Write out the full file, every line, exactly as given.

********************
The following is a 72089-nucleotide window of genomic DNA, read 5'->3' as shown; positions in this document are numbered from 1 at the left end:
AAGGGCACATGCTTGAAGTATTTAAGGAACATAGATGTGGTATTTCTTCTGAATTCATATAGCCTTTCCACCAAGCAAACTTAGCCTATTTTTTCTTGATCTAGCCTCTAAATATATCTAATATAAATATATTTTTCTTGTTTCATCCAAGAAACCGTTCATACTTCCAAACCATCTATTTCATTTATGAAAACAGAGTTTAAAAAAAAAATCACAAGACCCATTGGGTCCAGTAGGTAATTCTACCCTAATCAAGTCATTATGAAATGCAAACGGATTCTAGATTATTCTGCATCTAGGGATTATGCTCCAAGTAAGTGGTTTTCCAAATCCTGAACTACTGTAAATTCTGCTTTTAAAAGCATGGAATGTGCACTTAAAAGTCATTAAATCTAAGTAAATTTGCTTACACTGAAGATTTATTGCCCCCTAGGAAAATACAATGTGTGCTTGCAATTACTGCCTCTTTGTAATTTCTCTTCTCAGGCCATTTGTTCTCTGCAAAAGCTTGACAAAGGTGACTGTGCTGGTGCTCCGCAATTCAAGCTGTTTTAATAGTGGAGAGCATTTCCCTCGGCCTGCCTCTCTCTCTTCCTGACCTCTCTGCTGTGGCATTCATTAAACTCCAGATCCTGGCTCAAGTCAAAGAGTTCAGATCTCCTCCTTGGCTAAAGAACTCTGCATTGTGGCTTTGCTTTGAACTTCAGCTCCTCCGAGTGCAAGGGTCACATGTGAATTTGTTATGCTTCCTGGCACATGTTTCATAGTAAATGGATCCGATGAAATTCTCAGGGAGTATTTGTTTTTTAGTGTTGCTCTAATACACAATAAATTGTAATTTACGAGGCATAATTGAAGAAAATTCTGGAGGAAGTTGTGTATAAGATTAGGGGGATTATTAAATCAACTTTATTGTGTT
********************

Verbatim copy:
The following is a 72089-nucleotide window of genomic DNA, read 5'->3' as shown; positions in this document are numbered from 1 at the left end:
AAGGGCACATGCTTGAAGTATTTAAGGAACATAGATGTGGTATTTCTTCTGAATTCATATAGCCTTTCCACCAAGCAAACTTAGCCTATTTTTTCTTGATCTAGCCTCTAAATATATCTAATATAAATATATTTTTCTTGTTTCATCCAAGAAACCGTTCATACTTCCAAACCATCTATTTCATTTATGAAAACAGAGTTTAAAAAAAAAATCACAAGACCCATTGGGTCCAGTAGGTAATTCTACCCTAATCAAGTCATTATGAAATGCAAACGGATTCTAGATTATTCTGCATCTAGGGATTATGCTCCAAGTAAGTGGTTTTCCAAATCCTGAACTACTGTAAATTCTGCTTTTAAAAGCATGGAATGTGCACTTAAAAGTCATTAAATCTAAGTAAATTTGCTTACACTGAAGATTTATTGCCCCCTAGGAAAATACAATGTGTGCTTGCAATTACTGCCTCTTTGTAATTTCTCTTCTCAGGCCATTTGTTCTCTGCAAAAGCTTGACAAAGGTGACTGTGCTGGTGCTCCGCAATTCAAGCTGTTTTAATAGTGGAGAGCATTTCCCTCGGCCTGCCTCTCTCTCTTCCTGACCTCTCTGCTGTGGCATTCATTAAACTCCAGATCCTGGCTCAAGTCAAAGAGTTCAGATCTCCTCCTTGGCTAAAGAACTCTGCATTGTGGCTTTGCTTTGAACTTCAGCTCCTCCGAGTGCAAGGGTCACATGTGAATTTGTTATGCTTCCTGGCACATGTTTCATAGTAAATGGATCCGATGAAATTCTCAGGGAGTATTTGTTTTTTAGTGTTGCTCTAATACACAATAAATTGTAATTTACGAGGCATAATTGAAGAAAATTCTGGAGGAAGTTGTGTATAAGATTAGGGGGATTATTAAATCAACTTTATTGTGTT